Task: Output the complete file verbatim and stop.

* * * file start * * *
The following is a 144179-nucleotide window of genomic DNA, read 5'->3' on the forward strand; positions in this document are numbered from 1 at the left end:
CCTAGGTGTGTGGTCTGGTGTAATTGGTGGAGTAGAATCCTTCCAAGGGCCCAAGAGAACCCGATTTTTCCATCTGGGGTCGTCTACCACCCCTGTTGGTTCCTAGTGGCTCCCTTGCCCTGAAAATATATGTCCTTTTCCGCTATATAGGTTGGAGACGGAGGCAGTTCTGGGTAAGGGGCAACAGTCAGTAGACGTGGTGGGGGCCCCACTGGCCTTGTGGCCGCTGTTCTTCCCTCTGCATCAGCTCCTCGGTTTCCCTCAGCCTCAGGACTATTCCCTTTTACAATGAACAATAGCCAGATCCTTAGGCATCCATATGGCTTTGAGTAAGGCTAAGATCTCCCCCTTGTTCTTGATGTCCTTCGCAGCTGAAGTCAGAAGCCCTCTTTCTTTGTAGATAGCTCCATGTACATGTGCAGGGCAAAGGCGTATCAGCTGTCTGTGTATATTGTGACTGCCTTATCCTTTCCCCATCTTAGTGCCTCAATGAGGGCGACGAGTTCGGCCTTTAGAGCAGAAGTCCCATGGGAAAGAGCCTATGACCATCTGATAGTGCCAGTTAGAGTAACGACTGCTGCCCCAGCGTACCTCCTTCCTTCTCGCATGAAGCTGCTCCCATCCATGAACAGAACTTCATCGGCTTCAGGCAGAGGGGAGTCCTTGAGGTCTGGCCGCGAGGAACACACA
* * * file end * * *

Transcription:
The following is a 144179-nucleotide window of genomic DNA, read 5'->3' on the forward strand; positions in this document are numbered from 1 at the left end:
CCTAGGTGTGTGGTCTGGTGTAATTGGTGGAGTAGAATCCTTCCAAGGGCCCAAGAGAACCCGATTTTTCCATCTGGGGTCGTCTACCACCCCTGTTGGTTCCTAGTGGCTCCCTTGCCCTGAAAATATATGTCCTTTTCCGCTATATAGGTTGGAGACGGAGGCAGTTCTGGGTAAGGGGCAACAGTCAGTAGACGTGGTGGGGGCCCCACTGGCCTTGTGGCCGCTGTTCTTCCCTCTGCATCAGCTCCTCGGTTTCCCTCAGCCTCAGGACTATTCCCTTTTACAATGAACAATAGCCAGATCCTTAGGCATCCATATGGCTTTGAGTAAGGCTAAGATCTCCCCCTTGTTCTTGATGTCCTTCGCAGCTGAAGTCAGAAGCCCTCTTTCTTTGTAGATAGCTCCATGTACATGTGCAGGGCAAAGGCGTATCAGCTGTCTGTGTATATTGTGACTGCCTTATCCTTTCCCCATCTTAGTGCCTCAATGAGGGCGACGAGTTCGGCCTTTAGAGCAGAAGTCCCATGGGAAAGAGCCTATGACCATCTGATAGTGCCAGTTAGAGTAACGACTGCTGCCCCAGCGTACCTCCTTCCTTCTCGCATGAAGCTGCTCCCATCCATGAACAGAACTTCATCGGCTTCAGGCAGAGGGGAGTCCTTGAGGTCTGGCCGCGAGGAACACACA